India does well on investment front
The new millennium started with a slowdown in economy and
investment. A decisive turnaround in investment came in 2004-05. Since then
there has been no looking back, writes Dr. M.S. Kapadia.
Investment is a key to sustainability of economic growth,
apart from productivity as measured by capital-output ratio. Going by the
indicator of investment, India has done quite well. Thus, the gross capital
investment rate (gross domestic capital formation/gross domestic product at
current prices), which was at a low of 8.4 per cent in 1950-51 and around 9 per
cent average over 1950-51 to 1955-56, rose to 12-13 per cent average in the
later half of the 1950s due to emphasis on machines to build machines.
The country could not make any headway during 1960s due to some drought years
and the ratio remained stuck at 13-14 per cent over the decade. Investment
intensity stepped up to 18 per cent average in 1970s, with the last two years
witnessing the ratio rise to 20+ per cent.
The 1980s and 1990s saw a steady rise in the investment pace due to initiation
of reforms in 1980s and deepening and widening of reforms including those in
licensing requirements in 1990s (barring 1991-92 to 1994-95 that bore the deep
impact of forex crisis). The average rate scaled to 25 per cent during the
second half of 1990s, ending with 26 per cent on the eve of the 21st century.
The new millennium started with a slowdown in economy and the investment; the
investment rate slid to 23 per cent by 2001-02. Since then, the investment has
gathered steam and a decisive turn in investment intensity came in 2004-05 when
the ratio crossed 30 per cent mark to scale to 32 per cent. The 2005-06 and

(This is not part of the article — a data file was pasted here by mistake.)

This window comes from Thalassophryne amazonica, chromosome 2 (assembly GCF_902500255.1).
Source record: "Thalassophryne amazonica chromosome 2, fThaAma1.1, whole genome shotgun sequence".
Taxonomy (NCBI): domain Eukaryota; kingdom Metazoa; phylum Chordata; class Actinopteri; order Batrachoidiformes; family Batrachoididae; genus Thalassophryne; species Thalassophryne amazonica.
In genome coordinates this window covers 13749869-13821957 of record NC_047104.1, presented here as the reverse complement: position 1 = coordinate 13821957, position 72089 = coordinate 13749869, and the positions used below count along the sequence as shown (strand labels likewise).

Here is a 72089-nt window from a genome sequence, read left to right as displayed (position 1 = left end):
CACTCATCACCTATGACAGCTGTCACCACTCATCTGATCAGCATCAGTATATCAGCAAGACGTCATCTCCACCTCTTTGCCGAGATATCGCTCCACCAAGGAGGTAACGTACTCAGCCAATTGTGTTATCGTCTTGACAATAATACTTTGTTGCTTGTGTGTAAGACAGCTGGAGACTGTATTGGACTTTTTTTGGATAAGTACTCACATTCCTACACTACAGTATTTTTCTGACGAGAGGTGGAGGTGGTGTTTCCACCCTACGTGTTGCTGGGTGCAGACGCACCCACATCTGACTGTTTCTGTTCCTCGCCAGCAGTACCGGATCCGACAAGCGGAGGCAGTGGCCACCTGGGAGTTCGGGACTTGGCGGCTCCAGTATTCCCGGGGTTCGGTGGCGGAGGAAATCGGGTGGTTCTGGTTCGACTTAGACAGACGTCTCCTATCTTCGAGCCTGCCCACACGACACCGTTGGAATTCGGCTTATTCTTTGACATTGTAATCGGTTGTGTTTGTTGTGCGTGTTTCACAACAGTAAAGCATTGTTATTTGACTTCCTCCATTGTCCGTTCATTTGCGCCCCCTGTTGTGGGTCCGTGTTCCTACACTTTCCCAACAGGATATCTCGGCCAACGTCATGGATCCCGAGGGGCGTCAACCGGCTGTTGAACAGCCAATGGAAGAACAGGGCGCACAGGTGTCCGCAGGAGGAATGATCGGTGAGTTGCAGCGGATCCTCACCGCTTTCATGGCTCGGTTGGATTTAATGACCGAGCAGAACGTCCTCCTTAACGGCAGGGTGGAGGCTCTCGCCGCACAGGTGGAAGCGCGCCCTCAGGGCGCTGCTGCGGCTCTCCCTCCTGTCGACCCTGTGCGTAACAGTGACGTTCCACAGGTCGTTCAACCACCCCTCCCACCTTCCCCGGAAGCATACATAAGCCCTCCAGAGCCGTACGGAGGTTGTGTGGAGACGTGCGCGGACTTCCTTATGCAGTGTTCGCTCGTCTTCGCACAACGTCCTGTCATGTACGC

2006-07 enjoyed further rise to around 36 per cent in the ratio of investment to
GDP at market prices. While the data for 2007-08 are not available, going by a
slowdown in GDP growth, investment rate could see a marginal decline.
Incidentally, investment has increased at a faster rate, relative to
consumptions, in last three-four years and this in conjunction with 8-9 per cent
robust GDP growth has catapulted the country at the centre stage in strategic
plans of MNCs.
While the country has done creditably on investment front, we cannot say the
same thing about productivity of capital. Thus, average output to capital
investment ratio declined from around 9:1 in the fifties to 4:1 by early 21st
century and sub-3:1 in investment buoyant years of 2004-05 to 2006-07. Here, it
may be noted that high investment dose relative to income generation
particularly over past five-six years, reflects massive investments into
low-income, high-gestation projects in urban/rural infrastructures, electricity,
roads, ports and railways, which after they get progressively commissioned are
sure to facilitate further income growth in future years.
GFCF by assets
Gross fixed capital (assets) formation, or investment (GFCF) was estimated at Rs
13.46 trillion in 2006-07; which is thrice the investment of Rs 4.56 trillion
seven years back. Mirroring the changing focus of projects investment from
industry to services and infrastructure, the share of construction in fixed assets investment increased to 54 per cent in 2006-07, from 43 per cent a
decade ago, while that of plant and equipment declined from 57 per cent to 46
On the one hand, the share of public sector in construction went down rather
steeply from 42 per cent in 1993-94 to 29 per cent by 2006-07; the private
corporate sector on the other upped its share from 8 per cent to 20 per cent.
This possibly mirrors increasing commitment by private corporate sector in
infrastructure building. The household sector, conceptually the residual sector
in macro data on ownership includes non-corporate business units. The segment
saw significant intra-period volatility in shares, but accounted generally for
around a half of the construction activities in the country.
Private corporates accounted for 62 per cent of plant & equipment buying in the
country in 2006-07; against 37-38 per cent in recent low-investment years of